A few months ago I stumbled on a tweet pointing out a kind of SFP optic that claimed to be smart, made by a Russian company Plumspace. After going through their Smart SFP product listings I was on-board and decided I needed to have some of them.
You see, Smart SFP’s are a bit of a terrifying concept. SFP’s are (until now apparently) actually quite simple devices that “simply” take input electrical signals and turn them into optical signalling, or carry them down a Direct Attach Cable (DAC)
The proposed smart SFP said, “Hey there is plenty of space in this thing! Why not also put a little FPGA, and an ARM core that can share the ethernet link, that way we can do more things!”
Or in a simple diagram:
After some discussion over email with Plumspace, I ordered 3 (2 going to my similarly interested friends) at around the cost of 150 USD per optic. After some shipping+brexit drama I had a smart-sfp of my own sitting in front of me.
I want to point out that while this whole post may read like a sponsored post, it’s not! I just find the concept of these devices so immensely curious and cursed I feel the need to document their existance and feature set.
The first thing that comes to mind is that these are a lot longer than your standard SFP.
Due to stocking issues, I could only buy the single mode variants of the product. But that is fine since you can run single mode optics with multimode fibre over a short distance (I only had multimode fibre on hand).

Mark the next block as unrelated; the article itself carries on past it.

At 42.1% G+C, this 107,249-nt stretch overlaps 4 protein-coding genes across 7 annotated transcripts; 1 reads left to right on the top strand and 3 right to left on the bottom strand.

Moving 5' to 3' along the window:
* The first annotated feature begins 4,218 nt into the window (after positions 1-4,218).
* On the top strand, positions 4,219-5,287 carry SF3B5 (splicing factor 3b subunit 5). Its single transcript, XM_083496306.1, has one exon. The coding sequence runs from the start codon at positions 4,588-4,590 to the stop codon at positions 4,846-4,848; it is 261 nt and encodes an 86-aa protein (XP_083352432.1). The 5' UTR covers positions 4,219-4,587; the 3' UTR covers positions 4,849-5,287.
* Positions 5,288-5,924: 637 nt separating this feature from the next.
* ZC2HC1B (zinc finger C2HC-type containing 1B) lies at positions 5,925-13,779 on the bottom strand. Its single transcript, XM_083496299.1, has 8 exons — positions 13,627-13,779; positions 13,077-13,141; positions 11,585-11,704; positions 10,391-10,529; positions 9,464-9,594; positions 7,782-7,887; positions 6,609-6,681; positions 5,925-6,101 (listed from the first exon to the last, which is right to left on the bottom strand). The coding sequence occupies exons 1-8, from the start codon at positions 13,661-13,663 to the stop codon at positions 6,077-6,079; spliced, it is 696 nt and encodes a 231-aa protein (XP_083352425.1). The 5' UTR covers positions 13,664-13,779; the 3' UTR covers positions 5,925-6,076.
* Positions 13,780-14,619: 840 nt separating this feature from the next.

I was eager to get this up and running so I just stuck it in my spare SFP port on my workstation. This also was handy as I could isolate the optic from the rest of my home network just in case it came with some nuclear default settings.
It turned out that isolation was a good call, since the default IP address of the “host” end of the system inside would have conflicted with my default gateway (of 192.168.2.1).
After some wrangling with the IP addresses:
[12:00:25] ben@metropolis:~$ ssh firstname.lastname@example.org email@example.com's password: ************************************************************************* Welcome to Smart SFP! ************************************************************************* admin@smart-sfp:~$
The system itself has around 4GB of non-replaceable eMMC storage, where around 2GB of it is usable (I assume the other partitions are for the factory restore image that can be activated using the DIP switches on the SFP itself) (dmesg output here)
root@smart-sfp:~# lsblk NAME MAJ:MIN RM SIZE RO TYPE MOUNTPOINT mmcblk0rpmb 179:24 0 512K 0 disk mmcblk0boot0 179:8 0 16M 1 disk mmcblk0boot1 179:16 0 16M 1 disk mmcblk0 179:0 0 3.6G 0 disk |-mmcblk0p2 179:2 0 1.4G 0 part / |-mmcblk0p10 259:2 0 360M 0 part |-mmcblk0p9 259:1 0 360M 0 part |-mmcblk0p7 179:7 0 100M 0 part |-mmcblk0p5 179:5 0 600M 0 part /var |-mmcblk0p3 179:3 0 1K 0 part |-mmcblk0p1 179:1 0 1M 0 part |-mmcblk0p8 259:0 0 100M 0 part `-mmcblk0p6 179:6 0 600M 0 part /home